• Topics / Human Rights Abuses in Russian-occupied Crimea
Another supposed ’Ukrainian Crimean saboteur’ hostage found on Russian TV
A fourth Ukrainian arrested by Russia and accused of being part of a ‘Crimean sabotage’ plot in early August has been identified through close scrutiny of Russian state-controlled television. The Crimean Human Rights Group is now trying to find out more information about Volodymyr Prysich, both who he is and where Russia is now holding him. If Russia really uncovered a ‘sabotage plot’, why is it hiding some of the men and preventing those whose whereabouts are known from seeing lawyers?
The only information available about Volodymyr Prysich comes from a report on state-controlled Rossiya 1 TV channel. On August 21, they call Prysich a truck driver from Kharkiv who ‘confesses’ on an operational video to having been recruited by Ukrainian military intelligence in January 2016. Driving around Crimea, he supposedly gathered information about the deployment of military technology.
Unlike Yevhen Panov, the first Ukrainian whose ‘confession’ was broadcast on Russian television, Prysich does not bear any obvious signs of beating or torture. He does, however, recite his ‘confession’ as though reading from a script.
He asserts that he was recruited by a military intelligence officer called Oleh, codename Musa. He was supposed to follow the movement of technology, and pay attention to its type, any marks identifying it and number plates identifying the region. They supposedly installed a program on his telephone which passed on information and instructions.
He had been in Crimea 8 times, he says, up till August, and passed photographs of military technology, etc. to the military intelligence man 5 times.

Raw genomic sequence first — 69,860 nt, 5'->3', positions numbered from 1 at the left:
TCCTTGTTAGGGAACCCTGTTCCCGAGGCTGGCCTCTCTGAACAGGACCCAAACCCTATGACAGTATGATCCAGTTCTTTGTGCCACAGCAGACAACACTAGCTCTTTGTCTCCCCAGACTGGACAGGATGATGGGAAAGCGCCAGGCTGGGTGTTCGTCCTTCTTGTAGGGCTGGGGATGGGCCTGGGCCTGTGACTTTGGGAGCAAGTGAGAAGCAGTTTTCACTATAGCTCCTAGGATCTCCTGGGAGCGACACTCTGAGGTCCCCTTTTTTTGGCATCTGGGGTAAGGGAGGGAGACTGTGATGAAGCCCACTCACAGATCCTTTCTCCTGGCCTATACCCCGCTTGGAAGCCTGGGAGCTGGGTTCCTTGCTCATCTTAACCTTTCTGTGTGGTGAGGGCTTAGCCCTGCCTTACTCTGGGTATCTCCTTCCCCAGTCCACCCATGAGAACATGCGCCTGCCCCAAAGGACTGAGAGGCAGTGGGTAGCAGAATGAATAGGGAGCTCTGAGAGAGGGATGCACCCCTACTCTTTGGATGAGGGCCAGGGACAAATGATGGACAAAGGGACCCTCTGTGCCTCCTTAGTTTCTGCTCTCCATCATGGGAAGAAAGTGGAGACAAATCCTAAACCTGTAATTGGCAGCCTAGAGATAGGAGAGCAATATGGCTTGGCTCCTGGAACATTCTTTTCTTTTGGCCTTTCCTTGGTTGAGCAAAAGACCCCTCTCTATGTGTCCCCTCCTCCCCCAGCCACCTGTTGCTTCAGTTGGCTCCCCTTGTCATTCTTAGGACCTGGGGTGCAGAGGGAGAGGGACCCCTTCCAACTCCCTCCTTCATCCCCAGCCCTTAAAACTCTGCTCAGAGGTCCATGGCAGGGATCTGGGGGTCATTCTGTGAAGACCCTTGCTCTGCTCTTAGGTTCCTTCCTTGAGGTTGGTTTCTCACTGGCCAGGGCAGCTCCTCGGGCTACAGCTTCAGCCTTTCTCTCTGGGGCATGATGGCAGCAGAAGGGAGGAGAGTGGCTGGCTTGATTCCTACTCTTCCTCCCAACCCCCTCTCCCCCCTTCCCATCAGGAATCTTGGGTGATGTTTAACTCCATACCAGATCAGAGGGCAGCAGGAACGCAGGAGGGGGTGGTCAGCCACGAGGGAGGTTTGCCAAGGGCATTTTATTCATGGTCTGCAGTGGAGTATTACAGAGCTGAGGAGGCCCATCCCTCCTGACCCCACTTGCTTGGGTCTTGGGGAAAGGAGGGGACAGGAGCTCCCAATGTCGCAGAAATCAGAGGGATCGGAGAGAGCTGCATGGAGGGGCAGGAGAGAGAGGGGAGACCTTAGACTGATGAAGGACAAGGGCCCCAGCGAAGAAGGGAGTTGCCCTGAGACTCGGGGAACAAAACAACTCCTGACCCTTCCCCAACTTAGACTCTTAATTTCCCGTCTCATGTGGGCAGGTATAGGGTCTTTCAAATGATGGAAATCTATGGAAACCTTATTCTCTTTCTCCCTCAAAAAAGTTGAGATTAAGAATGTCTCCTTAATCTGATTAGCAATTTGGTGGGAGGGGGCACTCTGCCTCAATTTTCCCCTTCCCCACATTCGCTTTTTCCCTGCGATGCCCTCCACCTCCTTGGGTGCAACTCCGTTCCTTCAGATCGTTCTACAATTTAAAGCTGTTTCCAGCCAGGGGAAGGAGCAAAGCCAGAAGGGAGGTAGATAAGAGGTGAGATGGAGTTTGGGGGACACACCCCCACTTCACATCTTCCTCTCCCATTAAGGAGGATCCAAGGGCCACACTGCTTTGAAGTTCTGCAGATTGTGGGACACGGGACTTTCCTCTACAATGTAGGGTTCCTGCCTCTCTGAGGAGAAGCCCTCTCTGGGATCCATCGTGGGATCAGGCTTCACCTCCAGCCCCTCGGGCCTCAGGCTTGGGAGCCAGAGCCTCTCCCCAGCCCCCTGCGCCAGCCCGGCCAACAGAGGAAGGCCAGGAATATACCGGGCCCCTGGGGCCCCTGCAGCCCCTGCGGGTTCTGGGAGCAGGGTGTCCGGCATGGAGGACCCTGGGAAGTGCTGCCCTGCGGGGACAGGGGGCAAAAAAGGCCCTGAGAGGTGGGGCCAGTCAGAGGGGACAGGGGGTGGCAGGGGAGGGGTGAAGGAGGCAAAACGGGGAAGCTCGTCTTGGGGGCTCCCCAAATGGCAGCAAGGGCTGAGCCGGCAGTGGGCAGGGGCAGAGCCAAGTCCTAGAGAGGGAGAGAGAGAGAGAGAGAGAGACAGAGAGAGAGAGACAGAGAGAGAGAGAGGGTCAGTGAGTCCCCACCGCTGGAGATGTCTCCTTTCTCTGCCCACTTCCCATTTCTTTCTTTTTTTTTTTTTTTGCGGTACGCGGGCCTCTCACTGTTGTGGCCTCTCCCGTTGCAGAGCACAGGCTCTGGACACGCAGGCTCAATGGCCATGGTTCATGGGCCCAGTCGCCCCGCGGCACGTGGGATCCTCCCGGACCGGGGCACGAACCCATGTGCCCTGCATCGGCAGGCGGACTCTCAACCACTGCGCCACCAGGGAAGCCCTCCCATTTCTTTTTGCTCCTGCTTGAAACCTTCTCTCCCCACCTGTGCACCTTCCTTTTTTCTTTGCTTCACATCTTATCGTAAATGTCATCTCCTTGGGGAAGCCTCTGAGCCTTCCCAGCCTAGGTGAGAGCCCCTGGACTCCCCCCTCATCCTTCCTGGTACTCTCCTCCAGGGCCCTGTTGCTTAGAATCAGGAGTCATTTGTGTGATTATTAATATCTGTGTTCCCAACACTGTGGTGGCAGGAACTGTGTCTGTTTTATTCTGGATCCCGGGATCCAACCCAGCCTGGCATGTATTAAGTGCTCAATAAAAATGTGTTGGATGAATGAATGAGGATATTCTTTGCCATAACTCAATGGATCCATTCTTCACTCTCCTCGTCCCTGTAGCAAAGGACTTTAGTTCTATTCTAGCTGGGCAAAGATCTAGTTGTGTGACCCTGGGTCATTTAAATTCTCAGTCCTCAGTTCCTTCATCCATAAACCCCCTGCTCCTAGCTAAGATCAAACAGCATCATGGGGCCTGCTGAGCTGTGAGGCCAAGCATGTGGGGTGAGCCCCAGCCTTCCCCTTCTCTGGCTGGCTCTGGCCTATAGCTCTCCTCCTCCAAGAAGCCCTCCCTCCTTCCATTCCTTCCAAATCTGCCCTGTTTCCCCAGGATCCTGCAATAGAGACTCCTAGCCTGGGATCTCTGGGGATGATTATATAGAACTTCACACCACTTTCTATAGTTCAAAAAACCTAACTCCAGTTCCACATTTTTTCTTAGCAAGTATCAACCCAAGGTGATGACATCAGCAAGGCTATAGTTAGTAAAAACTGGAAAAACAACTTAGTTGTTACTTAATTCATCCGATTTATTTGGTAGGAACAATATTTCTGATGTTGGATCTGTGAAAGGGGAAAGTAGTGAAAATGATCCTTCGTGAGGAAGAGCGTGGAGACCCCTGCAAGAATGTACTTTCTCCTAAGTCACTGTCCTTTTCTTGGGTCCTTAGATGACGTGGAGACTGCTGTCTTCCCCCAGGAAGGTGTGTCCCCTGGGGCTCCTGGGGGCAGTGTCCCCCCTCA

The written report speaks of a meeting that Prysich allegedly had with ‘Musa’ in Kharkiv on August 9, where he was asked to illegally take a box to Crimea. This is not heard on the video and may be a mistake since it would post-date all alleged incidents.
There are claimed to have been two groups of ‘saboteurs’: one near the village of Suvorovo, the other near the Syvash. The Rossiya 1 news reader says that the area near Suvorovo had been divided up for patrolling. Curiously, however, it is mentioned that the area was guarded by both police and border guards, and that it was easy to muddle one’s own and others. It would presumably have been easy, therefore, for one lot of Russian patrollers to shoot another without the need for ‘saboteurs’, but the death of FSB officer Roman Kamenev is blamed on the latter, as is the death of Russian soldier Semyon Sychev. .
The report goes on to claim that new information has emerged and that on August 7 several Ukrainian military officers flew by helicopter to the border between mainland Ukraine and Crimea “to cover the departure of their people”.
The viewers are told by a former military intelligence officer that all of this was drawn up at high level, and that only the chief military commander “could take responsibility for carrying out a military operation in peacetime.”
This is exactly the reason why Ukraine believes that Russia’s undeclared war is coordinated from the Kremlin, however in this case, there are some serious hitches in the Russian story.